How to avoid Malaria
Prevention of Malaria relies on adopting personal protection measures designed to reduce the chances of attracting a mosquito bite, and the use of appropriate anti-malarial medication are important, and neither should be neglected at the expense of the other.
Personal protection measures
Personal protection measures against Mosquito bites include the use of an appropriate insect repellent containing Di-ethyl Toluamide (Deet), the wearing of clothing to conceal as much of the body as practical, sleeping under Mosquito nets, and the spraying of sleeping quarters with a suitable Pyrethroid containing insecticide. Some places spray their rooms and surrounding dams where Mosquitoes breed with an eco-friendly Pyrethroid on a weekly basis.
Anti-Malaria tablets (Prophylaxis) There are a number of different types of Anti-Malaria tablets available. Choosing one depends both upon the particular area being visited, and your own medical history. Within South Africa’s borders the recommended tablets are Mefloquine (Mefliam) or Doxycycline as being the most effective. Both these drugs require a prescription. Mefloquine is taken in adult dosage of one tablet per week. This should be commenced at least one week before entering the Malaria area and continued for four weeks after leaving the area.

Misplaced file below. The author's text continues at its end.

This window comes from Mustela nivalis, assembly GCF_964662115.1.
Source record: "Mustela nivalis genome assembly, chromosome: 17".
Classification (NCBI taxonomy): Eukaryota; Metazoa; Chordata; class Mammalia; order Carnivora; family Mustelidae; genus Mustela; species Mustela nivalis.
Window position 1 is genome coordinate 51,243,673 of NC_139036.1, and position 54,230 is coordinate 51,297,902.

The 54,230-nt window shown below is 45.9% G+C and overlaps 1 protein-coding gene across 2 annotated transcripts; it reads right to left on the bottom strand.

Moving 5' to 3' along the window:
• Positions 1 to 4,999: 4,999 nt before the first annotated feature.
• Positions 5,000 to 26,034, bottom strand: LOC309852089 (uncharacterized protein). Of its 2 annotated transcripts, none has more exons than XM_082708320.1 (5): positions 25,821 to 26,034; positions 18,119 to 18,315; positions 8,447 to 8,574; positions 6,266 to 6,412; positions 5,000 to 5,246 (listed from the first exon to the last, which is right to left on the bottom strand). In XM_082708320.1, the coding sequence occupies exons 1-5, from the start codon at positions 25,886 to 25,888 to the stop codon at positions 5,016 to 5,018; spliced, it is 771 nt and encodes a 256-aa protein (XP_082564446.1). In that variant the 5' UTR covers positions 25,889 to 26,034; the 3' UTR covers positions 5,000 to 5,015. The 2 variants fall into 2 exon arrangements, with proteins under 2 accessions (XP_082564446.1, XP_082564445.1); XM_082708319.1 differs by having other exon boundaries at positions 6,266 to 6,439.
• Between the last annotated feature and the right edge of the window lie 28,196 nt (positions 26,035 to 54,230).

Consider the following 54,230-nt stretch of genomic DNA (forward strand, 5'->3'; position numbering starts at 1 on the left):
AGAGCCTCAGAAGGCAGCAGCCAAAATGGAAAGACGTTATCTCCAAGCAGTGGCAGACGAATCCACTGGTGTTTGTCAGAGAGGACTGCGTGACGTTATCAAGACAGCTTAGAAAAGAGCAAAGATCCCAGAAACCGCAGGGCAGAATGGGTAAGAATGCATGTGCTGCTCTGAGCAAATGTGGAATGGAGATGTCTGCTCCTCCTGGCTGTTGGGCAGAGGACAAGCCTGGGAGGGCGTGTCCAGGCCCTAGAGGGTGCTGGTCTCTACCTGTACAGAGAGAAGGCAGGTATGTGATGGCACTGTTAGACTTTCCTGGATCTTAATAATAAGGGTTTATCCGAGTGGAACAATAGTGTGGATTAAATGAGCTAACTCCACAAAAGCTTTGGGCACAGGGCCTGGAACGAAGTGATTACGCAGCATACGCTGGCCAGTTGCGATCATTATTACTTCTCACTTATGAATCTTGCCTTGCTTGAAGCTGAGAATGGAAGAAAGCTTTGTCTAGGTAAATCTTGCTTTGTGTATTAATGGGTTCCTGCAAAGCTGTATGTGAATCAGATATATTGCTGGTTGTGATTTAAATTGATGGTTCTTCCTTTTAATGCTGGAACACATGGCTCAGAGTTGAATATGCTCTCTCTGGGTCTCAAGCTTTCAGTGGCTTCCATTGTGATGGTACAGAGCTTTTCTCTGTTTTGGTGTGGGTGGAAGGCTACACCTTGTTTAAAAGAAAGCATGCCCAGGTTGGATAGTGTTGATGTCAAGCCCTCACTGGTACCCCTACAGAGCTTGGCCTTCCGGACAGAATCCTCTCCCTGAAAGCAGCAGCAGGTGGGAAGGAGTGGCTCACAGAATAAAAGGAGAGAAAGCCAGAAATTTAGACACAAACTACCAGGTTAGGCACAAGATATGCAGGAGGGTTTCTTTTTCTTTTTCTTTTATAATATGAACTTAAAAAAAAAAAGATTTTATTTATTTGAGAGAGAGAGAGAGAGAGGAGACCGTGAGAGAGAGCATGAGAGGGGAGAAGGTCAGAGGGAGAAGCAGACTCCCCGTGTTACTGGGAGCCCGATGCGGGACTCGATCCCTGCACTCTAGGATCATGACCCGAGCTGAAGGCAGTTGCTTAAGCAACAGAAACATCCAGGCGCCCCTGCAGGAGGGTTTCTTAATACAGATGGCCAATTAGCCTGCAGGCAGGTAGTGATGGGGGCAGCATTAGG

Meflocuine is best taken at night after a meal, and with liquids. Doxycycline is taken in an adult dosage of 100mg per day, starting a day or two before entering a malarious area. Like Meflocuine it should be taken for four weeks after return. The drug should be taken after a meal, and washed down with plenty of liquid. It should be avoided in pregnancy and children. A combination of Chloroquine and Proguanil can be used as, prophylaxis and is available without a doctor’s prescription. This combination is more difficult to use than the simpler Mefloquine and Doxycycline regimes, and is believed to offer less protection.
No method of Malaria protection is 100% effective and there is still a small chance of contracting Malaria despite the taking of Anti-Malaria medication and the adoption of personal protection methods. This does not mean that Anti-Malaria and personal protection measures should be neglected, simply that any traveler developing possible symptoms of Malaria should seek medical advice despite having taken the prescribed precautions.
Symptoms of Malaria may include a generalized body ache, tiredness, headache, sore throat, diarrhea, and fever. It is worth emphasizing that these symptoms may not be dramatic, and can easily be mistaken for an attack of influenza or similar non-life-threatening illness. Deterioration can then be sudden and dramatic, with a rapid increase in the number of parasites in your bloodstream. A high swinging fever may develop, with marked shivering and dramatic perspiration. If you develop any Influenza-like illness or fever within seven day of entering, or six months of departing a Malarious area, seek immediate medical attention. Blood tests should be taken to check for possible Malaria infection. It may be sensible to have a second blood test taken if a first test is negative for Malaria, to be certain of excluding the disease.